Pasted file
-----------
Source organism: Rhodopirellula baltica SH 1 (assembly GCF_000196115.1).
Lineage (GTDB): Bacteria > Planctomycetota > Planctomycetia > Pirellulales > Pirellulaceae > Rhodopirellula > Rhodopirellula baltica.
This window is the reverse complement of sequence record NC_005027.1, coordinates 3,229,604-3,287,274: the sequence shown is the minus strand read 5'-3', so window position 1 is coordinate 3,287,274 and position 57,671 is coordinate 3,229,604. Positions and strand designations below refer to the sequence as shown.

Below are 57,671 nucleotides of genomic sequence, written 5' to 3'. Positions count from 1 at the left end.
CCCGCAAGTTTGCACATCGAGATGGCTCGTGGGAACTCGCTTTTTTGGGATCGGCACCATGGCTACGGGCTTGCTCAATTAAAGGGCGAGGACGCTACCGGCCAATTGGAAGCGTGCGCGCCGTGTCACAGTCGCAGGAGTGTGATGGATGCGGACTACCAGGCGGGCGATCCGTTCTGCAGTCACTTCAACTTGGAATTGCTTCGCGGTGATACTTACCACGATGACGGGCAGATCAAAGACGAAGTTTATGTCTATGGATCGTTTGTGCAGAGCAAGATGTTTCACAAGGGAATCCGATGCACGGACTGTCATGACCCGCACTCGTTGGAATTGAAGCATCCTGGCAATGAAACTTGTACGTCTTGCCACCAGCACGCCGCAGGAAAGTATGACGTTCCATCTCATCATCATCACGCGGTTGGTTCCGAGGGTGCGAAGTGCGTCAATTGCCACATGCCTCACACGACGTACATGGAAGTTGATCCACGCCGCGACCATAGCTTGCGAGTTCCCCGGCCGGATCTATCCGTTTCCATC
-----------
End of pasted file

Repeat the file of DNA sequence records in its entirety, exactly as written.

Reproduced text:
Source organism: Rhodopirellula baltica SH 1 (assembly GCF_000196115.1).
Lineage (GTDB): Bacteria > Planctomycetota > Planctomycetia > Pirellulales > Pirellulaceae > Rhodopirellula > Rhodopirellula baltica.
This window is the reverse complement of sequence record NC_005027.1, coordinates 3,229,604-3,287,274: the sequence shown is the minus strand read 5'-3', so window position 1 is coordinate 3,287,274 and position 57,671 is coordinate 3,229,604. Positions and strand designations below refer to the sequence as shown.

Below are 57,671 nucleotides of genomic sequence, written 5' to 3'. Positions count from 1 at the left end.
CCCGCAAGTTTGCACATCGAGATGGCTCGTGGGAACTCGCTTTTTTGGGATCGGCACCATGGCTACGGGCTTGCTCAATTAAAGGGCGAGGACGCTACCGGCCAATTGGAAGCGTGCGCGCCGTGTCACAGTCGCAGGAGTGTGATGGATGCGGACTACCAGGCGGGCGATCCGTTCTGCAGTCACTTCAACTTGGAATTGCTTCGCGGTGATACTTACCACGATGACGGGCAGATCAAAGACGAAGTTTATGTCTATGGATCGTTTGTGCAGAGCAAGATGTTTCACAAGGGAATCCGATGCACGGACTGTCATGACCCGCACTCGTTGGAATTGAAGCATCCTGGCAATGAAACTTGTACGTCTTGCCACCAGCACGCCGCAGGAAAGTATGACGTTCCATCTCATCATCATCACGCGGTTGGTTCCGAGGGTGCGAAGTGCGTCAATTGCCACATGCCTCACACGACGTACATGGAAGTTGATCCACGCCGCGACCATAGCTTGCGAGTTCCCCGGCCGGATCTATCCGTTTCCATC